"We took his one thing away, which was being in a band" – Nick Broomfield's new film The Stones And Brian Jones will cast new light on the tragic story of the band's founder

English guitarist Brian Jones (1942 - 1969) of the Rolling Stones on the set of the TV show 'Ready Steady Go!' in 1964
(Image credit: Val Wilmer/Redferns/Getty Images)

When Brian Jones died in 1969 at the age of 27 it would cast a shadow over his former band that would never really lift. Founding bassist Bill Wyman would reflect in 2002 that, "while the Rolling Stones damaged all of us in some way, Brian was the only one that died." Now Nick Broomfield's new documentary looks at the incredible highs and tragic lows of the Stones founder's short life.

The Stones & Brian Jones is in theatres on 7 November, with a general release on 17 November, will see influential British documentary maker Broomfield (Kurt & Courtney, Whitney: Can I Be Me) conduct interviews with all the main players and integrate previously unseen archive footage.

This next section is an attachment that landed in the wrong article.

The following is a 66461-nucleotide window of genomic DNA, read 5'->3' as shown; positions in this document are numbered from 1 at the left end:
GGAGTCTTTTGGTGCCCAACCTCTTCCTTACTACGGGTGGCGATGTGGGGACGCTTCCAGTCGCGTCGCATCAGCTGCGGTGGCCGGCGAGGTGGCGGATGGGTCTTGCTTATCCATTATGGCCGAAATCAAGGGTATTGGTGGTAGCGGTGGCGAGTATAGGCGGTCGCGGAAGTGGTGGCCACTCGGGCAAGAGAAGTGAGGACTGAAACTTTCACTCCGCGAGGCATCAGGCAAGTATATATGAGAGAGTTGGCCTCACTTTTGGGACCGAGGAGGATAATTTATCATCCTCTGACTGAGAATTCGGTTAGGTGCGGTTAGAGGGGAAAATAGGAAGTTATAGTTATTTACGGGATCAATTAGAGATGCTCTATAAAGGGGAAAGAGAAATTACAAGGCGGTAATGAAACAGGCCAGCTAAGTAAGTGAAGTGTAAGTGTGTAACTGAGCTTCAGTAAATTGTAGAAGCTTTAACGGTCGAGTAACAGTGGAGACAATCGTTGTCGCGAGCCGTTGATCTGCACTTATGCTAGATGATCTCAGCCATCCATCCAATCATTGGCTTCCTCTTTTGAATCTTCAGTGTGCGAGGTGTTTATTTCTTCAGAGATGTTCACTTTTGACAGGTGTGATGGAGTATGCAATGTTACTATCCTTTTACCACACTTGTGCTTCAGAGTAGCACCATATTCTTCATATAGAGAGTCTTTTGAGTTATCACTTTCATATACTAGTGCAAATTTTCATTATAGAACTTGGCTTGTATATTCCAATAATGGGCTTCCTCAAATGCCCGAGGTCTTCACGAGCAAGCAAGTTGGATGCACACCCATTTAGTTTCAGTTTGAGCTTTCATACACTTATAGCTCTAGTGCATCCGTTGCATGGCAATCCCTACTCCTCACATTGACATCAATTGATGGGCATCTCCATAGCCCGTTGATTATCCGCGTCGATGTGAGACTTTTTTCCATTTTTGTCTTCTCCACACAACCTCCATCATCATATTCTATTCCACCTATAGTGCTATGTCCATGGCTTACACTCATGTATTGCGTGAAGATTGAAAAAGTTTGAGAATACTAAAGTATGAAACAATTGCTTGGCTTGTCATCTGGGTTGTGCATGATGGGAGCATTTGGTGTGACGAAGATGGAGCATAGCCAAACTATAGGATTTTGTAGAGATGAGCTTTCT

'The Stones & Brian Jones looks at the relationships and rivalries within The Rolling Stones in those formative years,' reads the film's synopsis. 'It explores the iconoclastic freedom and exuberance of the '60s, a time of intergenerational conflict and sexual turmoil which reflects on where we are today.'

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The Rolling Stones in New York City, May 1978. Left to right: Ronnie Wood, Keith Richards and Mick Jagger.

(Image credit: Michael Putland/Getty Images)

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There's no doubt it could revisit some uncomfortable truths about the final months of Jones's life, but it's a real passion project for Broomfield, who as a 14-year-old schoolboy and Stones fan, met Jones on a train at the height of his fame.

“The Rolling Stones were a major influence in my formative years," says Broomfield. Brian and Mick were heroes of the day, their rebellion and breaking of the rules were a great inspiration to us. Making this film was an opportunity for me to look at that formative growing up time until the shock of Brian’s death in 1969, the darkest moment in the history of The Stones, when things changed.”

Visit Mag Pictures for more info. 

Rob Laing
Guitars Editor, MusicRadar

I'm the Guitars Editor for MusicRadar, handling news, reviews, features, tuition, advice for the strings side of the site and everything in between. Before MusicRadar I worked on guitar magazines for 15 years, including Editor of Total Guitar in the UK. When I'm not rejigging pedalboards I'm usually thinking about rejigging pedalboards.